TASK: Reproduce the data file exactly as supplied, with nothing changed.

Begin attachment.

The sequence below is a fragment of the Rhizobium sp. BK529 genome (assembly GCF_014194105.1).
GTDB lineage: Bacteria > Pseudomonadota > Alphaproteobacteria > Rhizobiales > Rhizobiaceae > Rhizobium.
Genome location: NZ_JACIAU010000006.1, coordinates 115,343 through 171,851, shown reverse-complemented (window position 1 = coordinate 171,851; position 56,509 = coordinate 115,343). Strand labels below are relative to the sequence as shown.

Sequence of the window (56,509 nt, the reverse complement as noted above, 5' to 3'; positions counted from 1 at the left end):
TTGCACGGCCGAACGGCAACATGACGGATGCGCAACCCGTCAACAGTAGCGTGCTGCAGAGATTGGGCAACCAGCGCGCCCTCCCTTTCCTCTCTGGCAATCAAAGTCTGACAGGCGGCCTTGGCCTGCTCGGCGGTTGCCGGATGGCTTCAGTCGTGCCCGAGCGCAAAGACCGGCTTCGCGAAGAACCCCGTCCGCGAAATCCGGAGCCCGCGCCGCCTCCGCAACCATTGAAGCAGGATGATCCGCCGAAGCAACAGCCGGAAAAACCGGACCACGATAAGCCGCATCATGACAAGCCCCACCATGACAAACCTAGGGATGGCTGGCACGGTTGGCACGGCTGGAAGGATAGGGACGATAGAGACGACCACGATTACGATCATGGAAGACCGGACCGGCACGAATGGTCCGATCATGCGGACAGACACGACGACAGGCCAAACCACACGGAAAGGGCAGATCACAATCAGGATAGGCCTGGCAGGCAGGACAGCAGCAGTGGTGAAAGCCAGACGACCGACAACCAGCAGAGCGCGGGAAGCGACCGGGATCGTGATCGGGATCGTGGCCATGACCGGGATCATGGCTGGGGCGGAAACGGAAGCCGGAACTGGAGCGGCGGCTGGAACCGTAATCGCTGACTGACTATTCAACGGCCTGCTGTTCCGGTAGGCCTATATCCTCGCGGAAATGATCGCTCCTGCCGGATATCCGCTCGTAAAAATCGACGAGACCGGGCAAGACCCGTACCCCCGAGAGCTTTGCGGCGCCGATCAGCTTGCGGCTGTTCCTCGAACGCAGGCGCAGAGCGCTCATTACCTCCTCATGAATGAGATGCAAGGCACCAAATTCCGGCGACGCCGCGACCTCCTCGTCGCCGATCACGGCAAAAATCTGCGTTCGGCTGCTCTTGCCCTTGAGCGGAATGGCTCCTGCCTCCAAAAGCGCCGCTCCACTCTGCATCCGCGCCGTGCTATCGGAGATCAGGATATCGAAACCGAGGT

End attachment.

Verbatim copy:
The sequence below is a fragment of the Rhizobium sp. BK529 genome (assembly GCF_014194105.1).
GTDB lineage: Bacteria > Pseudomonadota > Alphaproteobacteria > Rhizobiales > Rhizobiaceae > Rhizobium.
Genome location: NZ_JACIAU010000006.1, coordinates 115,343 through 171,851, shown reverse-complemented (window position 1 = coordinate 171,851; position 56,509 = coordinate 115,343). Strand labels below are relative to the sequence as shown.

Sequence of the window (56,509 nt, the reverse complement as noted above, 5' to 3'; positions counted from 1 at the left end):
TTGCACGGCCGAACGGCAACATGACGGATGCGCAACCCGTCAACAGTAGCGTGCTGCAGAGATTGGGCAACCAGCGCGCCCTCCCTTTCCTCTCTGGCAATCAAAGTCTGACAGGCGGCCTTGGCCTGCTCGGCGGTTGCCGGATGGCTTCAGTCGTGCCCGAGCGCAAAGACCGGCTTCGCGAAGAACCCCGTCCGCGAAATCCGGAGCCCGCGCCGCCTCCGCAACCATTGAAGCAGGATGATCCGCCGAAGCAACAGCCGGAAAAACCGGACCACGATAAGCCGCATCATGACAAGCCCCACCATGACAAACCTAGGGATGGCTGGCACGGTTGGCACGGCTGGAAGGATAGGGACGATAGAGACGACCACGATTACGATCATGGAAGACCGGACCGGCACGAATGGTCCGATCATGCGGACAGACACGACGACAGGCCAAACCACACGGAAAGGGCAGATCACAATCAGGATAGGCCTGGCAGGCAGGACAGCAGCAGTGGTGAAAGCCAGACGACCGACAACCAGCAGAGCGCGGGAAGCGACCGGGATCGTGATCGGGATCGTGGCCATGACCGGGATCATGGCTGGGGCGGAAACGGAAGCCGGAACTGGAGCGGCGGCTGGAACCGTAATCGCTGACTGACTATTCAACGGCCTGCTGTTCCGGTAGGCCTATATCCTCGCGGAAATGATCGCTCCTGCCGGATATCCGCTCGTAAAAATCGACGAGACCGGGCAAGACCCGTACCCCCGAGAGCTTTGCGGCGCCGATCAGCTTGCGGCTGTTCCTCGAACGCAGGCGCAGAGCGCTCATTACCTCCTCATGAATGAGATGCAAGGCACCAAATTCCGGCGACGCCGCGACCTCCTCGTCGCCGATCACGGCAAAAATCTGCGTTCGGCTGCTCTTGCCCTTGAGCGGAATGGCTCCTGCCTCCAAAAGCGCCGCTCCACTCTGCATCCGCGCCGTGCTATCGGAGATCAGGATATCGAAACCGAGGT